Basic Warlock Deck
This Warlock deck:
- is meant for players who are new to Hearthstone, and/or who have not invested much (or any) real money into the game;
- is comprised only of cards that are granted to you for free as a reward for completing the tutorial and leveling a Warlock to level 10;
- does not include any Common, Rare, Epic, or Legendary cards.
Import This Deck in Hearthstone
While there are obvious weaknesses due to the Basic-only limitation, this deck is balanced, and quite strong. It should allow you to defeat the AI (in both Normal and Expert modes), and it can hold its own against players using Rare, Epic, and even Legendary cards in Play mode.
In addition to listing the deck, we will also explain why some cards have been included or excluded, how some of the minions in the deck are best played, and what changes you can make to the deck.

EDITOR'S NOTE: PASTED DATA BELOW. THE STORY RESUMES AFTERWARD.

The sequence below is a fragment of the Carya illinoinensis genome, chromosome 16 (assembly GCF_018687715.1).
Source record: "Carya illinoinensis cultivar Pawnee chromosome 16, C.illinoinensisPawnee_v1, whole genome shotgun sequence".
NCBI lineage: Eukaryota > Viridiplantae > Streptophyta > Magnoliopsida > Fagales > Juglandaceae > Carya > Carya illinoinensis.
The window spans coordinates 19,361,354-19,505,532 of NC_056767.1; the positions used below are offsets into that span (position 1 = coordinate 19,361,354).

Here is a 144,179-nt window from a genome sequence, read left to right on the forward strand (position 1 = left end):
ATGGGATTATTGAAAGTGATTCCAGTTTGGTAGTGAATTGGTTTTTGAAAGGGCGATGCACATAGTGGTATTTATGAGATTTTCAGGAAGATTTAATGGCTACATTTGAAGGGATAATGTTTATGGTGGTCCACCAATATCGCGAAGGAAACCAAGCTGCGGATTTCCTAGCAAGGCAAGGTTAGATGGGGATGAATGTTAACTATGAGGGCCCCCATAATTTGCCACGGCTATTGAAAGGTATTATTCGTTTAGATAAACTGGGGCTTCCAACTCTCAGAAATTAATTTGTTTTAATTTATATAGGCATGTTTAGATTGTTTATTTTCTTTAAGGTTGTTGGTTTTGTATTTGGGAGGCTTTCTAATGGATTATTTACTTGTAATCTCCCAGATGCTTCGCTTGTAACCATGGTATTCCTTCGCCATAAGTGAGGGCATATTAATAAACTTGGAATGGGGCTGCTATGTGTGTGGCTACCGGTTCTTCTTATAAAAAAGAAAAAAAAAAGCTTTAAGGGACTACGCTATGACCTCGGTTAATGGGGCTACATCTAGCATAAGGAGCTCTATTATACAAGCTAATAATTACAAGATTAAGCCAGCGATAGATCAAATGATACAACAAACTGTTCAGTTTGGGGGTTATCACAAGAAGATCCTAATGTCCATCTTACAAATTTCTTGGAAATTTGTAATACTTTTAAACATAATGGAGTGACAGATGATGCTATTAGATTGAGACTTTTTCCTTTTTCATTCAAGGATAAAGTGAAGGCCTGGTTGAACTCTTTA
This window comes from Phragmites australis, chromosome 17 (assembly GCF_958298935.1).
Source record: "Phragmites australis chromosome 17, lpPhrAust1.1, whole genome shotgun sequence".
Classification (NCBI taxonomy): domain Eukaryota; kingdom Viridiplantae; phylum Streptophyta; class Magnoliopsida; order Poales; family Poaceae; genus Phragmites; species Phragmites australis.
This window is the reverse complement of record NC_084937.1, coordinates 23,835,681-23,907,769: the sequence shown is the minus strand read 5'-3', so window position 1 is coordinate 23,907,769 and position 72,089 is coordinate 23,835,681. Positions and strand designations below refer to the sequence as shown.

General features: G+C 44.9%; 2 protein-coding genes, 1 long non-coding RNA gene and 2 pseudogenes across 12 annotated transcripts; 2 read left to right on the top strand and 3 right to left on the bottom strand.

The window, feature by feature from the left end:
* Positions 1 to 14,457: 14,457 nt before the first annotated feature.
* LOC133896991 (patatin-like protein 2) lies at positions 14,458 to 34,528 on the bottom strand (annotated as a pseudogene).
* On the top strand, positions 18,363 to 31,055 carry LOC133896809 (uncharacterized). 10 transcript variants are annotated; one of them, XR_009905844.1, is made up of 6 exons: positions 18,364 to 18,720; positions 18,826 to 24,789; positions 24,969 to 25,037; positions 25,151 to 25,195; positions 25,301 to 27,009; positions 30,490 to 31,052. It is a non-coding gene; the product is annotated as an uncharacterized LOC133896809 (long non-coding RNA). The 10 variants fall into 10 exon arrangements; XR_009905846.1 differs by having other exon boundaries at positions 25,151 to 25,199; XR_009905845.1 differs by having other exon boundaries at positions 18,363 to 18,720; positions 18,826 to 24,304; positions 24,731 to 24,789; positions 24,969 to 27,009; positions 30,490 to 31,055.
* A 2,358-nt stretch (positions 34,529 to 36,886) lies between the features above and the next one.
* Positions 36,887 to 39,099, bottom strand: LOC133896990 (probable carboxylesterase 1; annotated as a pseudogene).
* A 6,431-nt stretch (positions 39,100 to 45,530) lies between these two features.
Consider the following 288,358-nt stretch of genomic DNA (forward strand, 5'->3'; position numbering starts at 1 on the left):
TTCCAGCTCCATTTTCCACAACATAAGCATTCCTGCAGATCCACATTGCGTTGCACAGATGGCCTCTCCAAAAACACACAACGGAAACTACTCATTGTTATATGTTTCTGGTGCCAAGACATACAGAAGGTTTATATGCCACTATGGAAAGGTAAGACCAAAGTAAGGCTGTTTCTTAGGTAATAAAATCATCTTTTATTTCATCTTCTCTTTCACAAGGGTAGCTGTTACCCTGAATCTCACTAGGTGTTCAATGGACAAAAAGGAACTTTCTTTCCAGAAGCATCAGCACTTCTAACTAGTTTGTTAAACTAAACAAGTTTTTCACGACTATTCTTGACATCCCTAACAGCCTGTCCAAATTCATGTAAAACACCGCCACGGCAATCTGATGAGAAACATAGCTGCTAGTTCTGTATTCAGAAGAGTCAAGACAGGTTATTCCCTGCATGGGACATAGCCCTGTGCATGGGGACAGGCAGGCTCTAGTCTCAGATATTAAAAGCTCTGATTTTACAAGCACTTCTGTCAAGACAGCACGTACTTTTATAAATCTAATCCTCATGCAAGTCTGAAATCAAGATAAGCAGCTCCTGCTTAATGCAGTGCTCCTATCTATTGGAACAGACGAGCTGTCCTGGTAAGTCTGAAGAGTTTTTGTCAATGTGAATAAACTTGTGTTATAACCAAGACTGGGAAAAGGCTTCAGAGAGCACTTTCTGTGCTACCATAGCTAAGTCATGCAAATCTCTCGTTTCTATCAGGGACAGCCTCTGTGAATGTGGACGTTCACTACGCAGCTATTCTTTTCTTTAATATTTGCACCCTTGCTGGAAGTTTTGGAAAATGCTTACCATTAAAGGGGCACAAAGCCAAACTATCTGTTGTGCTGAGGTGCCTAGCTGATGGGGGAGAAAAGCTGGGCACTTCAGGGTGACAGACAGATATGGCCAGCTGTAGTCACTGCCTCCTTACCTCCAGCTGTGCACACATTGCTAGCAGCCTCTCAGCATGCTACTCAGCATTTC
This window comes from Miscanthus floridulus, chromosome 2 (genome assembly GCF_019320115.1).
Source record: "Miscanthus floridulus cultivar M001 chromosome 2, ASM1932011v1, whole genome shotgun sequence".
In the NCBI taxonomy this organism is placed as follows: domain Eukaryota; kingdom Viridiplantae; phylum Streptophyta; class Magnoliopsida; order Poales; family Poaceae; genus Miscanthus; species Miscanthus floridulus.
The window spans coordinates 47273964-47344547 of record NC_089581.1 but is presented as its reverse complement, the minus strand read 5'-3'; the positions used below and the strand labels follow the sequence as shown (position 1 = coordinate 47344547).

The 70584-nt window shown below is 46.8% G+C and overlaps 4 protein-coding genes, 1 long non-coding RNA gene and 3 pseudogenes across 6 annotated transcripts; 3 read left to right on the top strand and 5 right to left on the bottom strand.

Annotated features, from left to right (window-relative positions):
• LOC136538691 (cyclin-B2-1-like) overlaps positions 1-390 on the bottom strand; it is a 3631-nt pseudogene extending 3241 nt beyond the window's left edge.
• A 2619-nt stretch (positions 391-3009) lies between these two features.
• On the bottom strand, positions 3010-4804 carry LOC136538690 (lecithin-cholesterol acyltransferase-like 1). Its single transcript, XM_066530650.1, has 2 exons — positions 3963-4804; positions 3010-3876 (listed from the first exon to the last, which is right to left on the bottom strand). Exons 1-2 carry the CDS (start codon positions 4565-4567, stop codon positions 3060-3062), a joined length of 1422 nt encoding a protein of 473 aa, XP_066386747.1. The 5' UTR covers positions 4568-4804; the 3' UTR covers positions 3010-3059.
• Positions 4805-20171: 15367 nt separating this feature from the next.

Note that to succeed with this deck (as with all decks), you need to make the correct decisions while playing. For this reason, we advise you to also read these two articles: Card Advantage and Why Am I Losing?.
The Warlock class suffers from having some of the weakest Basic class cards in the game. Despite this, it is still a reasonable choice for a Basic deck due to one thing; theHero Power. Card advantage is hugely important in Hearthstone and the Warlock Hero Power enables you to maintain a healthy hand size at all times.
The general strategy of this deck is to gain an advantage in the early turns through efficient minion trading, and then later to consolidate this advantage by playing a big Frostwolf Warlord or buffing your entire board with a . Because of this it is important to look for situations where you can remove your opponent's minions whilst keeping your own alive. For example, hitting a Bloodfen Raptor with your Gnomish Inventor will keep your Gnomish alive at 1 health, both allowing that creature to trade for further minions and increasing the potency of your later cards.
In this section we will discuss some of the cards that have been chosen, how to use them effectively, and why they are chosen over other possibilities. Hopefully this will both help you to succeed with this deck, as well as inform your own deck building decisions in the future.